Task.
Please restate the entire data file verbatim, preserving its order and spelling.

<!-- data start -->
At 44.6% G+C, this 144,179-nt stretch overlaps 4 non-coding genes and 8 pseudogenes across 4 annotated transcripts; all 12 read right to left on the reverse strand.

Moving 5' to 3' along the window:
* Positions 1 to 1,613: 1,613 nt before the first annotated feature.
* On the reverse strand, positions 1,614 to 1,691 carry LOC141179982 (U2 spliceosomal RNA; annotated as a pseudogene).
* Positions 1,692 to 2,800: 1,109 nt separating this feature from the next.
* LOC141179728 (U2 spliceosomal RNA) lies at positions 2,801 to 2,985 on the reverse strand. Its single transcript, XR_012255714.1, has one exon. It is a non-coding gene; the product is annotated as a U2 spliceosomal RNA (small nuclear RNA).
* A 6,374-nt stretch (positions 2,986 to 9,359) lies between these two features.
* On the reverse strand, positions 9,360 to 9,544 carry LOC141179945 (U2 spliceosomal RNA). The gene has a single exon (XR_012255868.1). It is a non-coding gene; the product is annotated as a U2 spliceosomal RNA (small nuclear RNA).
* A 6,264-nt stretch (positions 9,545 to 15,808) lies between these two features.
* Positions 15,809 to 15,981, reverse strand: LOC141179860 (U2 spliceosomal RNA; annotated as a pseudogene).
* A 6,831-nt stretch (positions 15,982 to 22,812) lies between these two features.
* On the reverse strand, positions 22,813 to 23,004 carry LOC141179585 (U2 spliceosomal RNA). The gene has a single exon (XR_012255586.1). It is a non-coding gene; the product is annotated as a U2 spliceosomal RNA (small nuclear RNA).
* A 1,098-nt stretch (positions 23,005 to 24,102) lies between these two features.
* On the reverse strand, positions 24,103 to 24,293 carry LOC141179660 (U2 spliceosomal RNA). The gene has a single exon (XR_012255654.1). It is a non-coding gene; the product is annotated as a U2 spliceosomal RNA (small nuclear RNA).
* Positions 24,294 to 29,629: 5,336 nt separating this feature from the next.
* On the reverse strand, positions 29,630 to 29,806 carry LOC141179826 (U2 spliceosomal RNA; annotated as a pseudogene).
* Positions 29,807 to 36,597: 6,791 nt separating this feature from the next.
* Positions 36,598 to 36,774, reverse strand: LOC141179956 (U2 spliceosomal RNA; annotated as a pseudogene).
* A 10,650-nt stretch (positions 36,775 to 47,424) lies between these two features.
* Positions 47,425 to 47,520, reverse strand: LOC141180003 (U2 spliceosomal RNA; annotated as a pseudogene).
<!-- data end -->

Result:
At 44.6% G+C, this 144,179-nt stretch overlaps 4 non-coding genes and 8 pseudogenes across 4 annotated transcripts; all 12 read right to left on the reverse strand.

Moving 5' to 3' along the window:
* Positions 1 to 1,613: 1,613 nt before the first annotated feature.
* On the reverse strand, positions 1,614 to 1,691 carry LOC141179982 (U2 spliceosomal RNA; annotated as a pseudogene).
* Positions 1,692 to 2,800: 1,109 nt separating this feature from the next.
* LOC141179728 (U2 spliceosomal RNA) lies at positions 2,801 to 2,985 on the reverse strand. Its single transcript, XR_012255714.1, has one exon. It is a non-coding gene; the product is annotated as a U2 spliceosomal RNA (small nuclear RNA).
* A 6,374-nt stretch (positions 2,986 to 9,359) lies between these two features.
* On the reverse strand, positions 9,360 to 9,544 carry LOC141179945 (U2 spliceosomal RNA). The gene has a single exon (XR_012255868.1). It is a non-coding gene; the product is annotated as a U2 spliceosomal RNA (small nuclear RNA).
* A 6,264-nt stretch (positions 9,545 to 15,808) lies between these two features.
* Positions 15,809 to 15,981, reverse strand: LOC141179860 (U2 spliceosomal RNA; annotated as a pseudogene).
* A 6,831-nt stretch (positions 15,982 to 22,812) lies between these two features.
* On the reverse strand, positions 22,813 to 23,004 carry LOC141179585 (U2 spliceosomal RNA). The gene has a single exon (XR_012255586.1). It is a non-coding gene; the product is annotated as a U2 spliceosomal RNA (small nuclear RNA).
* A 1,098-nt stretch (positions 23,005 to 24,102) lies between these two features.
* On the reverse strand, positions 24,103 to 24,293 carry LOC141179660 (U2 spliceosomal RNA). The gene has a single exon (XR_012255654.1). It is a non-coding gene; the product is annotated as a U2 spliceosomal RNA (small nuclear RNA).
* Positions 24,294 to 29,629: 5,336 nt separating this feature from the next.
* On the reverse strand, positions 29,630 to 29,806 carry LOC141179826 (U2 spliceosomal RNA; annotated as a pseudogene).
* Positions 29,807 to 36,597: 6,791 nt separating this feature from the next.
* Positions 36,598 to 36,774, reverse strand: LOC141179956 (U2 spliceosomal RNA; annotated as a pseudogene).
* A 10,650-nt stretch (positions 36,775 to 47,424) lies between these two features.
* Positions 47,425 to 47,520, reverse strand: LOC141180003 (U2 spliceosomal RNA; annotated as a pseudogene).